In an important way, the Commonwealth has turned a significant corner. Quite serious accusations used to be made that the Commonwealth had double standards, that it was prepared to attack human rights abusers in the old Rhodesia or South Africa but that it turned a blind eye to comparable abuses in other parts of the world and especially in the third world. What is significant on this occasion is that the Commonwealth, with President Mandela of South Africa as one of the leading forces, has been prepared to take action against a country that is guilty of grave human rights abuses. The Commonwealth as a whole is stronger for that and it shows that the Harare declarationm, which was passed a few years ago, has considerable force. The creation of a group consisting of Commonwealth Foreign Ministers in which the United Kingdom will play a part, is an important step in monitoring policy in this crucial area.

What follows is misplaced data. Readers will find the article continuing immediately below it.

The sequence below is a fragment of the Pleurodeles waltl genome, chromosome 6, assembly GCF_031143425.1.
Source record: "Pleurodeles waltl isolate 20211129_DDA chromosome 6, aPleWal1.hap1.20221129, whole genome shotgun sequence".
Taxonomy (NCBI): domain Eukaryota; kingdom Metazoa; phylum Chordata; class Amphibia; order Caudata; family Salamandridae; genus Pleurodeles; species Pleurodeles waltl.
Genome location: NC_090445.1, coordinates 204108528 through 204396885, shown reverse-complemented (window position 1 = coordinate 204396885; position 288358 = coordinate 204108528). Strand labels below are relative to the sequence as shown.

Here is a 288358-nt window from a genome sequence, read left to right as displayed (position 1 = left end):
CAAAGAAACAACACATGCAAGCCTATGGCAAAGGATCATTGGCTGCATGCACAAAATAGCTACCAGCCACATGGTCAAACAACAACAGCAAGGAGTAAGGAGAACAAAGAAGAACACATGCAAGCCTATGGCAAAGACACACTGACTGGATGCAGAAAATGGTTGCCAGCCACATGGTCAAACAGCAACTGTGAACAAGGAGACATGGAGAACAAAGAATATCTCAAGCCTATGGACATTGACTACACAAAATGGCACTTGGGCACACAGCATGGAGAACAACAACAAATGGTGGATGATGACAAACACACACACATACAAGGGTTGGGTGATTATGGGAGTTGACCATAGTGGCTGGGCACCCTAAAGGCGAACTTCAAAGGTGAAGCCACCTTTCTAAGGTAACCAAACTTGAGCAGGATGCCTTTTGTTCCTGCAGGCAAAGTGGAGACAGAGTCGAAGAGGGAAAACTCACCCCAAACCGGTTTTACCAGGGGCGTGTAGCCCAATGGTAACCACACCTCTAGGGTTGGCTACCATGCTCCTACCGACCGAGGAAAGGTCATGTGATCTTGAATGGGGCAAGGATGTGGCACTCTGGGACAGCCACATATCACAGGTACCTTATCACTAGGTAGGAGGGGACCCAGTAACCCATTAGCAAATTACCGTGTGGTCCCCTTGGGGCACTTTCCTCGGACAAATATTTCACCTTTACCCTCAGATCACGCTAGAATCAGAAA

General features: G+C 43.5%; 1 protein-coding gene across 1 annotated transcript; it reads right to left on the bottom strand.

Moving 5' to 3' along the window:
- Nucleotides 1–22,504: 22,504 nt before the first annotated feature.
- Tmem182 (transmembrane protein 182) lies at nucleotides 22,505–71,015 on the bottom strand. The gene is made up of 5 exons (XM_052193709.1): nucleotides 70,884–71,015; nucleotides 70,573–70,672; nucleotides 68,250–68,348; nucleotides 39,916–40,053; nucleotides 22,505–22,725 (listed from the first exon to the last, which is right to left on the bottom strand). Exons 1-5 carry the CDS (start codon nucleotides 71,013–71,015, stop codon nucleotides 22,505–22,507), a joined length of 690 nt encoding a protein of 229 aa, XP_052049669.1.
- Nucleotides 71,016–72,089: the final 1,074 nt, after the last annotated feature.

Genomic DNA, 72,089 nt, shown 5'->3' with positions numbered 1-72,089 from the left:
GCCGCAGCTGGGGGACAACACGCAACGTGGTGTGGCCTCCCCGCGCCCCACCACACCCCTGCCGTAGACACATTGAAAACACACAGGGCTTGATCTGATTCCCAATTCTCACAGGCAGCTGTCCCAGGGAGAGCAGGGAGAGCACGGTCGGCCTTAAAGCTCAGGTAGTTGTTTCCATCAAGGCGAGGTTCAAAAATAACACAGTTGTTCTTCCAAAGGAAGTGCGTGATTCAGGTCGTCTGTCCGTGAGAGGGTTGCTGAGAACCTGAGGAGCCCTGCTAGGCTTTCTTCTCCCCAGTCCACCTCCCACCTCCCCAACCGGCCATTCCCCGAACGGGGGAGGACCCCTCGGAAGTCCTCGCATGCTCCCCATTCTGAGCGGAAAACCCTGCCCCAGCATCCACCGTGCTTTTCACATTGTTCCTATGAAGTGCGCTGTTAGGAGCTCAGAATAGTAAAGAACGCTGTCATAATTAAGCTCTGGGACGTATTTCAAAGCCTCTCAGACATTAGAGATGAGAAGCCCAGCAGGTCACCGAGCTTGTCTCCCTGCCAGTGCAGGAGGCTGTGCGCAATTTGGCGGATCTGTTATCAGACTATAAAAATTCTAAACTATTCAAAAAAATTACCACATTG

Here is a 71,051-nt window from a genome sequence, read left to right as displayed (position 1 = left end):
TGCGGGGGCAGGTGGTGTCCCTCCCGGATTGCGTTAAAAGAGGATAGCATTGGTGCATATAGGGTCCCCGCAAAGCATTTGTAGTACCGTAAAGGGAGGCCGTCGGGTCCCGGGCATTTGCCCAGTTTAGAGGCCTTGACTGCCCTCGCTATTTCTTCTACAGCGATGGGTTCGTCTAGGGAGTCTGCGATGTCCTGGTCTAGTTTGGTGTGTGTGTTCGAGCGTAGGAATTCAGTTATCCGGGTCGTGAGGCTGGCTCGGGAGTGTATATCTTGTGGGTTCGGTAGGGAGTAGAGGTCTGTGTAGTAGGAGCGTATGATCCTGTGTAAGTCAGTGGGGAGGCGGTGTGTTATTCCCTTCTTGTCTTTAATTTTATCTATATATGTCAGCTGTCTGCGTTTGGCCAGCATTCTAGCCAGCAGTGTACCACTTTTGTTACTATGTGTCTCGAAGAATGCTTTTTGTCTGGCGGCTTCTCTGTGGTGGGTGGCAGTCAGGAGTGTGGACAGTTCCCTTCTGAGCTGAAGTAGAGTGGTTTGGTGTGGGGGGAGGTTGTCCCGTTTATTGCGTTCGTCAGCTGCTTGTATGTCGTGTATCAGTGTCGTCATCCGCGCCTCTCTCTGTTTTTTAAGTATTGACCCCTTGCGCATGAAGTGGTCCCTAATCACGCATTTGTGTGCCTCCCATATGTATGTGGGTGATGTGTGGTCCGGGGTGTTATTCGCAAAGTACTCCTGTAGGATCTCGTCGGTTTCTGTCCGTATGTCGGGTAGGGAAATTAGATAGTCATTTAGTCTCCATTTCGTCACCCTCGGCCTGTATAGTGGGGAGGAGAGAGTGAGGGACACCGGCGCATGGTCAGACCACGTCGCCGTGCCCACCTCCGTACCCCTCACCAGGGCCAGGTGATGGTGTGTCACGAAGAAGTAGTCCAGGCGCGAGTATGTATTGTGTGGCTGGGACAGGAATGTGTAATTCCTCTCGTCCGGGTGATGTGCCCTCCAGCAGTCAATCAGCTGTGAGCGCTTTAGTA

Mr. Menzies Campbell (Fife, North-East): The Foreign Secretary is being extremely generous in giving way. He will appreciate that this issue has some immediacy and that it obviously concerns many hon. Members. In considering sanctions, wll he take account of two factors? The first is that sanctions against Mr. Milosevic appear to have had some effect in making him change his mind. Secondly, will he bear in mind that we continue to exercise sanctions in the name of the United Nations against Iraq and Saddam Hussein, no doubt because we believe that they are likely to be effective in persuading him to change his mind? In assessing the value of sanctions against Nigeria are not both of those compelling examples?

Mr. Rifkind: We have been willing to see sanctions applied against Iraq and Serbian Montenegro essentially because of the international aggression for which the Governments of those two countries were deemed to be responsible. This is always a complex issue and, as I have said, the government have not reled out any course of

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action. Any action would have to be international and at this time there does not appear to be in the Security Council or elsewhere the kind of international consensus that that would be the right way to go. It is early days and I would not want to exclude action of that kind.